Biden revamp of Democratic primary faces final vote at DNC convention
PHILADELPHIA, Feb 2 (Reuters) - President Joe Biden's plan to reshape the Democratic Party's presidential nominating contest faces its final test this week in a Democratic National Committee vote where officials from two key states staunchly oppose the effort.
Biden wants the DNC to oust Iowa as the first in the nation in the party's nominating calendar - a position it has held since 1972 - and replace it with South Carolina, a state with significantly more Black voters, and one that saved his 2020 presidential campaign.
South Carolina would be followed by New Hampshire and Nevada one week later, and then by primaries in Georgia and Michigan.
The planned promotion of South Carolina and Georgia reflects a demographic balancing decades in the making for the Democratic Party at the expense of two largely white states that rejected him in 2020. It underscores the growing power of the racially diverse coalition that helped bring Biden to power.
The move, another clear sign Biden intends to run for re-election in 2024, would force any potential Democratic primary challenger to square off with Biden in a series of matchups largely of his choosing.
The plan is expected to get overwhelming support from the 483 voting members on Saturday after DNC leadership spent the last couple weeks whipping votes to ensure a strong showing of support for Biden, according to interviews with a dozen members and senior leaders.
Just a simple majority of the members need to approve it, but two states, Georgia and New Hampshire, are not playing along and have been given to June to comply. Their opposition to the revamp, which needs approval from states' Republican parties too, complicates Democrats' plans for a smooth coronation for Biden as the 2024 candidate.
Possible repercussions are likely to be a key topic as the DNC gathers in Philadelphia for a three-day conference starting Thursday, as is where Democrats will hold their 2024 convention. Biden will address the conference Friday.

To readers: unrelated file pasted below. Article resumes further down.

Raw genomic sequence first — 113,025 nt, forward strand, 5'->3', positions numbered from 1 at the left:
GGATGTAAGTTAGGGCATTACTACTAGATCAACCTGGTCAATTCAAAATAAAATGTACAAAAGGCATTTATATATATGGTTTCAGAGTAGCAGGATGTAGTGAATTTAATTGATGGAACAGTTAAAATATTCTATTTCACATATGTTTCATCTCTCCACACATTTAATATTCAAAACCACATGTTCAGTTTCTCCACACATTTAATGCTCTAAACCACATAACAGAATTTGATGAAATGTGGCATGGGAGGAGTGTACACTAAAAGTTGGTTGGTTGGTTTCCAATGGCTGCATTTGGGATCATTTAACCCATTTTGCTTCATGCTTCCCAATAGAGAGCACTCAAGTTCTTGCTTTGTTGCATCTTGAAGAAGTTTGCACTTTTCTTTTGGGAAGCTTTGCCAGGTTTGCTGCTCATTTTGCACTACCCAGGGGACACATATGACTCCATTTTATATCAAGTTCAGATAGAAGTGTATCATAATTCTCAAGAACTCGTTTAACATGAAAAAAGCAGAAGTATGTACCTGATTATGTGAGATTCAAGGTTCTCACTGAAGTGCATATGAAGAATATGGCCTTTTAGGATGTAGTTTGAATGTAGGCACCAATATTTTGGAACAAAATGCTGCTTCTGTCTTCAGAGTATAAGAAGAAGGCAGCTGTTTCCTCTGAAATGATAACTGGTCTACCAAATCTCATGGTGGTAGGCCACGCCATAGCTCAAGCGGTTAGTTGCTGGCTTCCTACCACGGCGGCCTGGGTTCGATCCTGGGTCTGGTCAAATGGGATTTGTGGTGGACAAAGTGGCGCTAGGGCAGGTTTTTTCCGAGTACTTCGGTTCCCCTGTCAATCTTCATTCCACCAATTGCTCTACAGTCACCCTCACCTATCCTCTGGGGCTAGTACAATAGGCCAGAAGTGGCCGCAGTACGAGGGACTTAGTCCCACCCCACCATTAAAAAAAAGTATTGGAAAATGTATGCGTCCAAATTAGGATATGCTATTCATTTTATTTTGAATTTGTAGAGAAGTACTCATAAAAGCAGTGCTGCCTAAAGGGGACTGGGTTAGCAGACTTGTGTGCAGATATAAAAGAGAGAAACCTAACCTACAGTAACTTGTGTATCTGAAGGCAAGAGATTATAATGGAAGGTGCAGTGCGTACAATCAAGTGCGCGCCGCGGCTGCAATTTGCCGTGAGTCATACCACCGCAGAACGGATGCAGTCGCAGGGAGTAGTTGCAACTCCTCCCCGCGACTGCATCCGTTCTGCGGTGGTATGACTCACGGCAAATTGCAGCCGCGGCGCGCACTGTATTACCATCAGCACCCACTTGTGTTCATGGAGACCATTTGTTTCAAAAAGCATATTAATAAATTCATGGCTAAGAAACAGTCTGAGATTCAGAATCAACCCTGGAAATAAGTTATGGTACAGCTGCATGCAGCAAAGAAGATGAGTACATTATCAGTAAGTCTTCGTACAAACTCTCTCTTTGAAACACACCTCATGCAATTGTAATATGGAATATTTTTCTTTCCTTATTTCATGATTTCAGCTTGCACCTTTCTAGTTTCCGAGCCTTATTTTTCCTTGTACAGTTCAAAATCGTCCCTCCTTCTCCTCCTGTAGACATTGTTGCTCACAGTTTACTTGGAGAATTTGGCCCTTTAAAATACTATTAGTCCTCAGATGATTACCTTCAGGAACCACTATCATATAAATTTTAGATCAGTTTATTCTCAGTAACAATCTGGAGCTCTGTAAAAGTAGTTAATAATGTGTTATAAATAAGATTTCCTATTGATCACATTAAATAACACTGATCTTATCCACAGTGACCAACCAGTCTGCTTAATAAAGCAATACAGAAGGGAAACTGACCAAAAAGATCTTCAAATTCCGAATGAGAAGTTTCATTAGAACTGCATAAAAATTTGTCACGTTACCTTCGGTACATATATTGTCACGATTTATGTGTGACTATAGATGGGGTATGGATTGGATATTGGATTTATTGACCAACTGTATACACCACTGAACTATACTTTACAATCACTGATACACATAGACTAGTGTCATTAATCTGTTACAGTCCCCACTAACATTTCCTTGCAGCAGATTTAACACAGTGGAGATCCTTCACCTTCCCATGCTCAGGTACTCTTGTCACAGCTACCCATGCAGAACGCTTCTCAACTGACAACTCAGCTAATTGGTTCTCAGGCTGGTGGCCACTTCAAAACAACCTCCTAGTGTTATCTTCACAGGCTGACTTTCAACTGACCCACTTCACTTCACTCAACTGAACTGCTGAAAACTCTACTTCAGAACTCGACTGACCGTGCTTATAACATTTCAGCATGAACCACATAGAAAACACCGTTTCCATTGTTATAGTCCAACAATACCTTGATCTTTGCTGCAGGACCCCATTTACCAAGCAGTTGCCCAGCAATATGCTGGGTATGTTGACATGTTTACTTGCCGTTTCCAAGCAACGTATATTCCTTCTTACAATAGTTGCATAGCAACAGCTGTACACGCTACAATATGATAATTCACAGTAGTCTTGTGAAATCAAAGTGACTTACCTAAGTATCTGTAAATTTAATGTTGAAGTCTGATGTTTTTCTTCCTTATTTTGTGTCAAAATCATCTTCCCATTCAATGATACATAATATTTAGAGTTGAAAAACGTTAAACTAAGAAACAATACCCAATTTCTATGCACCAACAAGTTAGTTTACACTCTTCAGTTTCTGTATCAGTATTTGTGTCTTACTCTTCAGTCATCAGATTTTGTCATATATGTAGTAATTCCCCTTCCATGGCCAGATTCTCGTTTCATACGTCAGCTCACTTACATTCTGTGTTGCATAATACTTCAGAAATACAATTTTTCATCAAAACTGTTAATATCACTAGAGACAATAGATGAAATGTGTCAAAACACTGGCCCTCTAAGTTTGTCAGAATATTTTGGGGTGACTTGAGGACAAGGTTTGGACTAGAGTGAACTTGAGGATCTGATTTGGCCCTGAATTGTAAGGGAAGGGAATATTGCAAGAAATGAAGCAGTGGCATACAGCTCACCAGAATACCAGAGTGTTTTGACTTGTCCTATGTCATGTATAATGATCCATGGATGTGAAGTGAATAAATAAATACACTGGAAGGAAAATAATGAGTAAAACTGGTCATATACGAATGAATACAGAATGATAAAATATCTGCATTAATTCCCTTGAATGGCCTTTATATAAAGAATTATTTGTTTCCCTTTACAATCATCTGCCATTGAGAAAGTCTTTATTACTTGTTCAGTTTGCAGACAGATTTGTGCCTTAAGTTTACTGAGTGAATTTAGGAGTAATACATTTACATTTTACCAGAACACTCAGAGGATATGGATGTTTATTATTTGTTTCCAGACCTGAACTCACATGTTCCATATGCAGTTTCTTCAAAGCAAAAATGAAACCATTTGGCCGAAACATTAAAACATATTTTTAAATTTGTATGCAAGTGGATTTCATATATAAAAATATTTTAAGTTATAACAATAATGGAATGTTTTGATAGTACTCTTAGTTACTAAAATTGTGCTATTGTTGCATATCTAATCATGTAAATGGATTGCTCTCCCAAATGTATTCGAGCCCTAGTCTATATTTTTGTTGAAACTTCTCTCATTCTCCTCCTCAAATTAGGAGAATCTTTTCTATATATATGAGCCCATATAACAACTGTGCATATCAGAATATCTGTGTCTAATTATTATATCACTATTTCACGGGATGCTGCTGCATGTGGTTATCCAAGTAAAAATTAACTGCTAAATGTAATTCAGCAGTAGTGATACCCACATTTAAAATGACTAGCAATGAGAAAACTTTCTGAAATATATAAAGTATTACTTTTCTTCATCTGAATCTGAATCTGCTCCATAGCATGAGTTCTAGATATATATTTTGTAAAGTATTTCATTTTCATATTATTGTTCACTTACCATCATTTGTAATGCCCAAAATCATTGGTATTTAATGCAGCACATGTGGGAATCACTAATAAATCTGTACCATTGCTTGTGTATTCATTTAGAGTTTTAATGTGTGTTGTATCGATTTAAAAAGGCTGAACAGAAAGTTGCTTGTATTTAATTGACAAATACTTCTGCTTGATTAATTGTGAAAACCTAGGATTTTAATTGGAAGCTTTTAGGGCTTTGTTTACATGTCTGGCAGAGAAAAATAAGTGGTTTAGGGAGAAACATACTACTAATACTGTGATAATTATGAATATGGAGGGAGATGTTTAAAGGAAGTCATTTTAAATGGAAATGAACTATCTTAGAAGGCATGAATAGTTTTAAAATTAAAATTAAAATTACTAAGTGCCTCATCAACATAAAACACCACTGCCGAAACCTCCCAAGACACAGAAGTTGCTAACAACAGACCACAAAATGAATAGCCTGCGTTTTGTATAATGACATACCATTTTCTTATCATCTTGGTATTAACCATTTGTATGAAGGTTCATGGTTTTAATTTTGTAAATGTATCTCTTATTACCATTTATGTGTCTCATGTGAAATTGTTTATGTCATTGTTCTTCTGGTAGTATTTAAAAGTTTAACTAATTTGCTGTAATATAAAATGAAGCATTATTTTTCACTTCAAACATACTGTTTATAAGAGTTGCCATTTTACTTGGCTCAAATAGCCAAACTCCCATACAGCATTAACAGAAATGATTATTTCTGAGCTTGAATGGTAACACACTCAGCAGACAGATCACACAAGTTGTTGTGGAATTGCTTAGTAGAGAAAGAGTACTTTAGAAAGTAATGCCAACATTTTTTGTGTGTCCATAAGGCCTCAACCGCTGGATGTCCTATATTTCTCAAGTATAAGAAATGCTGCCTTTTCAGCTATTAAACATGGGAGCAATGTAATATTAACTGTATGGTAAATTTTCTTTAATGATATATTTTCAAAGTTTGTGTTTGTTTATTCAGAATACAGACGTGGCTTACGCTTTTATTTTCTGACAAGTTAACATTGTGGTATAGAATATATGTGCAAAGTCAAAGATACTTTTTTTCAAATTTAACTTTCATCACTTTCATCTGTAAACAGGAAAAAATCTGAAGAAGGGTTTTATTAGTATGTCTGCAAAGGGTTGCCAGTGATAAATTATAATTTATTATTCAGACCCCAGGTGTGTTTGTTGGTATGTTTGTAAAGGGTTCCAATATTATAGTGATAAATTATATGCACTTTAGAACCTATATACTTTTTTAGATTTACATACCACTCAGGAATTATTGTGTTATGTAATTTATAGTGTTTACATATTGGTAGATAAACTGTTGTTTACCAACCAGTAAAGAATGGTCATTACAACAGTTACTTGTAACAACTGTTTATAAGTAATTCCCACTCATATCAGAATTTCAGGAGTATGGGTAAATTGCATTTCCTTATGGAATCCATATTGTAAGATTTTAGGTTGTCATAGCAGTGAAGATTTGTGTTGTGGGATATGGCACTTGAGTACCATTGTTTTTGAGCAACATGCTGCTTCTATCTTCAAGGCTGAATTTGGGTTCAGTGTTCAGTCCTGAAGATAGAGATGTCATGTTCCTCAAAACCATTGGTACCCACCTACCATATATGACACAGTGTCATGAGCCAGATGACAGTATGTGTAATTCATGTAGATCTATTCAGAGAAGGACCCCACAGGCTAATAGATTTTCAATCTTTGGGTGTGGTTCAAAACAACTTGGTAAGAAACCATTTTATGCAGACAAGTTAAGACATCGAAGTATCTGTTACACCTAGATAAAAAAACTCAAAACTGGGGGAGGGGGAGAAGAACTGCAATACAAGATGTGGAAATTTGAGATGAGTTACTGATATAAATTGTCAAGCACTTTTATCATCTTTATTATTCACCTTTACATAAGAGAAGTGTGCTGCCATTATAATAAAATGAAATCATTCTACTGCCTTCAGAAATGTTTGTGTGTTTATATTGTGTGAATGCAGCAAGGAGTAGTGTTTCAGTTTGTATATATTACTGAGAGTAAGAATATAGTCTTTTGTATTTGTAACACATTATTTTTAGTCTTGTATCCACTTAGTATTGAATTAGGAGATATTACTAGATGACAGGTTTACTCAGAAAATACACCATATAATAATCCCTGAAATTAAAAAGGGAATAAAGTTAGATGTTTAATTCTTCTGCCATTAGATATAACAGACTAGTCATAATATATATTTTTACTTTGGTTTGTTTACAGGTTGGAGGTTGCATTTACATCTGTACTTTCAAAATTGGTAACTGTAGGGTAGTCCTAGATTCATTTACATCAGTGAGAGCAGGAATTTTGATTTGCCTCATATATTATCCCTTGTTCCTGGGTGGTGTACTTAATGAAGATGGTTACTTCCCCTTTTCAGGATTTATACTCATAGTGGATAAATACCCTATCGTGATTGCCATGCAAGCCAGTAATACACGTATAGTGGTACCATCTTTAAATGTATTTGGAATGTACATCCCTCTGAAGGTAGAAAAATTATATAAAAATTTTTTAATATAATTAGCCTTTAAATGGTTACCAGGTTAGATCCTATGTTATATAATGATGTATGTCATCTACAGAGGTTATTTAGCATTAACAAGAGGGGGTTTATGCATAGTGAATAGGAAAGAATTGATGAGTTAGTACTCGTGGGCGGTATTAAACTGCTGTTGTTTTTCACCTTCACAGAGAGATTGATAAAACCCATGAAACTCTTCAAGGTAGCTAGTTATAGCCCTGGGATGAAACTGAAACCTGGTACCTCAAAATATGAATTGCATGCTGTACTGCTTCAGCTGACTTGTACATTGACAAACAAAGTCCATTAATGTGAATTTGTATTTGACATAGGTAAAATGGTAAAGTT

Democrats privately concede that neither Georgia nor New Hampshire's state officials are likely to budge, and some say the party should consider other options.
"If not Georgia, who?," one voting member asked rhetorically. "We need to ask ourselves 'Are we OK with South Carolina, and Michigan deciding our presidential nominations?'"
Biden's push to move New Hampshire down the primary calendar has struck a nerve with both Republicans and Democrats in the Granite State.
New Hampshire has been the first primary in the nation since 1920 and its place on the calendar is ingrained into state laws. Strictly speaking, Iowa's nominating contest is not a primary, but a voting process known as caucuses.
New Hampshire Democratic Senators Jeanne Shaheen and Maggie Hassan sat out the White House congressional ball in December amid anger over the potential changes.
Former House Speaker Steve Shurtleff, one of the state's four Biden electors in 2020, signed a letter urging Biden to rethink the plans and told a local television station he's willing to go even further.
"I'll look for another candidate before I support Joe Biden if he should go so far as to take away the first-in-the-nation primary from the Granite State," he said.Republicans control state government, so Democrats, even if they wanted to, lack the authority to move the calendar without the help from the rival party. Iowa Democrats are also likely to move ahead with its early caucus over the national party's objections, inviting similar penalties.
In Georgia, Democrats want to move up the calendar but need Republicans who control state government to agree. Georgia Gov. Brian Kemp and Secretary of State Brad Raffensperger - both Republicans - have shown no appetite to buck their national party and move up the calendar.
That's disappointing to state Democrats, who believe Georgia has earned the right to a top spot, after electoral victories that gave the party a majority in the U.S. Senate.
"Georgia has been the MVP of national politics for the last three years. All of the party’s legislative successes can be traced directly back to Georgia," said Van Johnson, mayor of Savannah and a Georgia DNC delegate.
(This story has been refiled to remove extraneous words in paragraph 17)
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